Battersea Polytechnic in pictures

We are excited to say that, thanks to the hard work of Richard, one of our volunteers, photographs of Battersea Polytechnic and Battersea College of Technology are now catalogued and the records are available on our online catalogue. The photographs are an interesting mixture of buildings, academic departments and laboratories, and Battersea’s people including staff, […]

The archive of Geraldine Stephenson (1925-2017) Dancer, choreographer and movement director

The catalogue of the Geraldine Stephenson archive is complete and can be browsed and searched through our Archives and Special Collections catalogue here. The archive spans from the late 19th century until 2008, and covers the life and career of Geraldine Stephenson (1925-2017), an eminent dancer, movement director and choreographer. Stephenson was trained by renowned […]

Cataloguing the Geraldine Stephenson Archive

Kelly Burchmore has recently joined the Archives & Special Collections team as Temporary Project Archivist to catalogue the Geraldine Stephenson Archive. This blog describes her progress so far… Born in 1925, Geraldine Stephenson was a student protégé-turned-colleague of Rudolf Laban, and became an eminent choreographer in her own right. Her collection is currently being catalogued […]

Serendipity in the Archives

As the National Resource Centre for Dance (NRCD), we collect, preserve and make available materials that represent a wide range of theatrical, educational, and theoretical dance development. Included in our holdings is various material relating to the Russian prima ballerina Anna Pavlova (1881-1931). Items include photographs, ephemera and rare published works on the ballerina. Surprisingly, […]

Explore Your Archive 2018: E.H. Shepard’s First World War letters

On Wednesday 21st November, as part of Explore Your Archive week, we welcomed staff from across the University to our Archives Research Room to look at a display of letters written by Ernest Howard Shepard to his first wife Florence Chaplin Shepard during the First World War, alongside some of his drawings. Members of staff […]

Celebrating Black History Month

This month University of Surrey Library has had a guest curator highlighting relevant material from their holdings in celebration of Black History Month. The curator, Joel, also visited Archives & Special Collections, and shares his findings here..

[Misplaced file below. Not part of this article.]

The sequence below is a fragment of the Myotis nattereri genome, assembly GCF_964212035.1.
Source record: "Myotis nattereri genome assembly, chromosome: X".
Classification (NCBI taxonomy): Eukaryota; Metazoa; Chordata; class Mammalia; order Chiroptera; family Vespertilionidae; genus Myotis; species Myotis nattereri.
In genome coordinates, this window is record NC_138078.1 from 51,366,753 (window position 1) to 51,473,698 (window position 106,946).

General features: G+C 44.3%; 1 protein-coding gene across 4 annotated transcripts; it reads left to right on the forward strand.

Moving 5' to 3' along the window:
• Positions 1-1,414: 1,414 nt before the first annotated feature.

I couldn’t say I had truly curated for the Library if I didn’t stop by the Archives Research Room to learn about our special collections. What I found is how Afro-Caribbean dance has been used to promote their culture to a wider community; it was great to see how passionate these people were. I’m glad that we have these archives as if we didn’t have them, I probably would not have considered looking into black dance. There’s something quite special about physically going through all the leaflets and letters which give us a snapshot of that time – especially a leaflet from University of Surrey in 1996!

The Library’s Guest Curator for Black History Month, Joel, at the entrance to the Archives & Special Collections Research Room

Some publicity material for Bullies Ballerinas Jazz Dance Productions (XZP/573)

Something that caught my eye was the Birmingham dance company, Kokuma. This was one of Britain’s first Afro-Caribbean dance theatre company, active from 1984 to 2000. Education was prioritised more than anything as they worked with more than 150 schools; their aim was to make “African dance more accessible to the wider community at large”. In 1990, Kokuma received the “Black Award for Dance” and the “Prudential Award for Dance”.

In 1985 the company created its first full length work, “The Unwanted Prince”. In 1987 Jackie Guy MBE joined as Artistic Director and incorporated Caribbean dance styles. In 1995, Patrick Acogny (Senegalese heritage, Paris-born) became the new Artistic Director and fused African and contemporary dance styles. The Association of Dance of the African Diaspora (ADAD, founded in 1994) also supported this company.

I was introduced to a recorded video of one of their performances using the VHS player facilities in the Archives Research Room. It started off quite abstract with synchronised dancers draped in white slowly moving with a chorus of clarinets. Soon after, vibrant warm colours enter the stage with more interactions between dancers and a more distinct African feel. Despite me not knowing the dance’s premise, it was intriguing to see where the story could go. It only made me want to watch more – the company’s values and the performance clicked with me, and the nostalgia of the VHS player was also nice!

Joel watching a performance by Kokuma Dance Theatre Company

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